The newest poll in the 2014 race for governor finds a bit of new political history being made by Gov. Jerry Brown: the first chief executive in California in almost three decades to have a majority of voter support going in to a re-election campaign season.
Not since former Gov. George Deukmejian has a sitting governor sought another term and not either floundered or trailed in public polls taken during the summer preceding the fall battle.
Wednesday night's poll from the nonpartisan Public Policy Institute of California finds Brown with 52 percent support among likely voters surveyed in the contest against Republican gubernatorial candidate Neel Kashkari, who was chosen by 33 percent of likely voters. Eleven percent were undecided, and 4 percent actually told the pollsters they'll skip the race altogether.
Brown's 19-point lead is due to how well he's solidified his support among Democratic voters (80 percent); his solid numbers among independents (a 24-point lead); and the level of support for his re-election in vote-rich Los Angeles (63 percent back Brown).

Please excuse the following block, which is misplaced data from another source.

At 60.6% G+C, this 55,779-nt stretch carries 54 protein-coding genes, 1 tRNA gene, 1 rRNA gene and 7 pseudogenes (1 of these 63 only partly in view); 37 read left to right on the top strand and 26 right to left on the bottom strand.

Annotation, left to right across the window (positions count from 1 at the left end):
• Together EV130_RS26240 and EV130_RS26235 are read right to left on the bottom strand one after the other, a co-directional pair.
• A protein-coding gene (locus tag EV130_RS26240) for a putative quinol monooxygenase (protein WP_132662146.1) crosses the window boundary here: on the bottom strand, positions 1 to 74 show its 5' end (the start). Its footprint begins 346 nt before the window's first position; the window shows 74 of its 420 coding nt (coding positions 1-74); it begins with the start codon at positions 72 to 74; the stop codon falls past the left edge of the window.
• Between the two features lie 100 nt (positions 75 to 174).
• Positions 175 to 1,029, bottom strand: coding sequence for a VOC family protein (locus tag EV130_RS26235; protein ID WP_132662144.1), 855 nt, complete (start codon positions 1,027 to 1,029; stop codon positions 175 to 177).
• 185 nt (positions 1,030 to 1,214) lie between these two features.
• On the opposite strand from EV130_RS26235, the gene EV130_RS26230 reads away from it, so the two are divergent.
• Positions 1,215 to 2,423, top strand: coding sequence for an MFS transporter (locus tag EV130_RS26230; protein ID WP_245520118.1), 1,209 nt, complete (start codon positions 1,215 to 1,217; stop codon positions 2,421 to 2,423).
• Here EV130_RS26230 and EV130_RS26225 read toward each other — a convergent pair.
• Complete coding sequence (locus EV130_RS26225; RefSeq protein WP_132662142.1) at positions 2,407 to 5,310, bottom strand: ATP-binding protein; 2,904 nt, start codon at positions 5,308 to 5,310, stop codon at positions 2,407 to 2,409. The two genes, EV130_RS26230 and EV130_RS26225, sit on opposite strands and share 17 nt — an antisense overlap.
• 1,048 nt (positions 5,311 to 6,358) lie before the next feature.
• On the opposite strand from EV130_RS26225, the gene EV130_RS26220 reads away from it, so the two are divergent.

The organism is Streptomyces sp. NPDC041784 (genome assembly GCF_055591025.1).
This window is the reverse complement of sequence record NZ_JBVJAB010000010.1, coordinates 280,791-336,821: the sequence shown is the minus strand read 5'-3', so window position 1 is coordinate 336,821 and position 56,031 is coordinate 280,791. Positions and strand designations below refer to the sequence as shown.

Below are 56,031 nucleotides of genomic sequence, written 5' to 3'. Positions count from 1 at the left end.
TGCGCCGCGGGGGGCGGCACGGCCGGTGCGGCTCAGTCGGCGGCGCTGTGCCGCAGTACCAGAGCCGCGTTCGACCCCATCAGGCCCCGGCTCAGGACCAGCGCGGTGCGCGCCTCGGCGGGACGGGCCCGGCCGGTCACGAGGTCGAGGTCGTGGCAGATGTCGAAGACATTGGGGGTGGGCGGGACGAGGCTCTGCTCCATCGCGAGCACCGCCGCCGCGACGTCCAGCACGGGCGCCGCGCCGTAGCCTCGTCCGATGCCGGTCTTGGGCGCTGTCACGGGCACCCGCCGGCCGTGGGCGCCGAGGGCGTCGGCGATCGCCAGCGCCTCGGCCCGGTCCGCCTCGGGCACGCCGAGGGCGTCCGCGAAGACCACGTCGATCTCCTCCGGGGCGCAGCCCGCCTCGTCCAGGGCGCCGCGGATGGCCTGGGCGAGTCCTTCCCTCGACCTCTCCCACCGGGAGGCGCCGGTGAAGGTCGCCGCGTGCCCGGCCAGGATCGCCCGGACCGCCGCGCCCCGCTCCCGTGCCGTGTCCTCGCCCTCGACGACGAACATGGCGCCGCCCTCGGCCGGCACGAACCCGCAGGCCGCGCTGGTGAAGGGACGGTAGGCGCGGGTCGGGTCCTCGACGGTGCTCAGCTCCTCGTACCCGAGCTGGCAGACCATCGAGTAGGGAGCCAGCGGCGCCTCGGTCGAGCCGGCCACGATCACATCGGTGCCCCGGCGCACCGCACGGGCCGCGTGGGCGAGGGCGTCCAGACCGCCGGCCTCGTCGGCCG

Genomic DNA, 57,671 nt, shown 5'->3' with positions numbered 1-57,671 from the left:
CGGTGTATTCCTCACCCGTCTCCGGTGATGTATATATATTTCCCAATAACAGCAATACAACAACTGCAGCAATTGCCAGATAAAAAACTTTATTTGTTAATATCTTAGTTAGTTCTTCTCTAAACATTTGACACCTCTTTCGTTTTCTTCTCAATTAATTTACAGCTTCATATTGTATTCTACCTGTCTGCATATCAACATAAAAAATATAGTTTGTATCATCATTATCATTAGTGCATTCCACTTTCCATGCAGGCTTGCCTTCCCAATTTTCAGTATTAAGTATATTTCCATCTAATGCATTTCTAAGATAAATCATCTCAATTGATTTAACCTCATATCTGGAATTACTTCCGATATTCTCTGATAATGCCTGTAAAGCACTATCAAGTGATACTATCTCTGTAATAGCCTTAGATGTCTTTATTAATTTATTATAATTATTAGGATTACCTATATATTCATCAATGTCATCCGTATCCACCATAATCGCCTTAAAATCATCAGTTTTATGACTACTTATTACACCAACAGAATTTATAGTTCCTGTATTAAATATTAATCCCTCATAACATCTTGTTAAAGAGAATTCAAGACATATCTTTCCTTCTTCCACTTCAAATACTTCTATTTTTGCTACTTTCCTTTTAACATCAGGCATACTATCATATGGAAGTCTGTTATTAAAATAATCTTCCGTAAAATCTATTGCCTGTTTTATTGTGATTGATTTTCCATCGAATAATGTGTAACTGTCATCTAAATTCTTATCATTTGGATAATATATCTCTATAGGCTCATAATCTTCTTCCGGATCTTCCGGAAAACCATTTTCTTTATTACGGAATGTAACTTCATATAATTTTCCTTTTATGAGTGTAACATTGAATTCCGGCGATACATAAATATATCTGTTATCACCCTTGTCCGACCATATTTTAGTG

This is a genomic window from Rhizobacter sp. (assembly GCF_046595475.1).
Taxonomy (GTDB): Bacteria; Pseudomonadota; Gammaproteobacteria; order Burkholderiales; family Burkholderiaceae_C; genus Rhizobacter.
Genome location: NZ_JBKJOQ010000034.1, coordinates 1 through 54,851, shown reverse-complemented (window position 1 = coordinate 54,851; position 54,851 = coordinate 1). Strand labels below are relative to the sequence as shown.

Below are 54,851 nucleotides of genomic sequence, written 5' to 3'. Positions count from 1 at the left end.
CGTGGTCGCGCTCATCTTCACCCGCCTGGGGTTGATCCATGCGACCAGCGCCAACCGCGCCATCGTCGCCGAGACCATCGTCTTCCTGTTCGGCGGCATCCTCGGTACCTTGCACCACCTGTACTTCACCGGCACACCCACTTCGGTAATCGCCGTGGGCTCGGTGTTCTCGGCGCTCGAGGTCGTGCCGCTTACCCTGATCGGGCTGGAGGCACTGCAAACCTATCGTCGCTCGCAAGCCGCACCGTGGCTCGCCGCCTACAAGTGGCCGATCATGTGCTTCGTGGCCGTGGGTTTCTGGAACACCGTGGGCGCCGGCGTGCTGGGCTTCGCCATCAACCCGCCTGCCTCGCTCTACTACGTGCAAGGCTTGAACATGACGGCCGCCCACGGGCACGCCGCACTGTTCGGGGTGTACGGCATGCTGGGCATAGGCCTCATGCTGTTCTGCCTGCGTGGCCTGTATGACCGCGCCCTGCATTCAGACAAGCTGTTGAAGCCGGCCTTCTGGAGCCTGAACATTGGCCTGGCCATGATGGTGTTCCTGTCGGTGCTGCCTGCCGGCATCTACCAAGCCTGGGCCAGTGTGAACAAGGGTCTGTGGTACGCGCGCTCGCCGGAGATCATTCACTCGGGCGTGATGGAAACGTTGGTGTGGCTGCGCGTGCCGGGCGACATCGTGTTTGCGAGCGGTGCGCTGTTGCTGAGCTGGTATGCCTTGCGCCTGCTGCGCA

Kashkari, a former U.S. assistant treasury secretary in his first race for elected office, is almost even with Brown among white voters; and he polls well in both the Inland Empire (an 8-point lead) and the Central Valley (only 2 points behind Brown).
But Brown remains in the driver's seat in his attempt at winning an unprecedented fourth term as governor. In fact, no governor of the Golden State has enjoyed such a comfortable cushion in the polls since, well, "Top Gun" was the No.1 movie in theaters.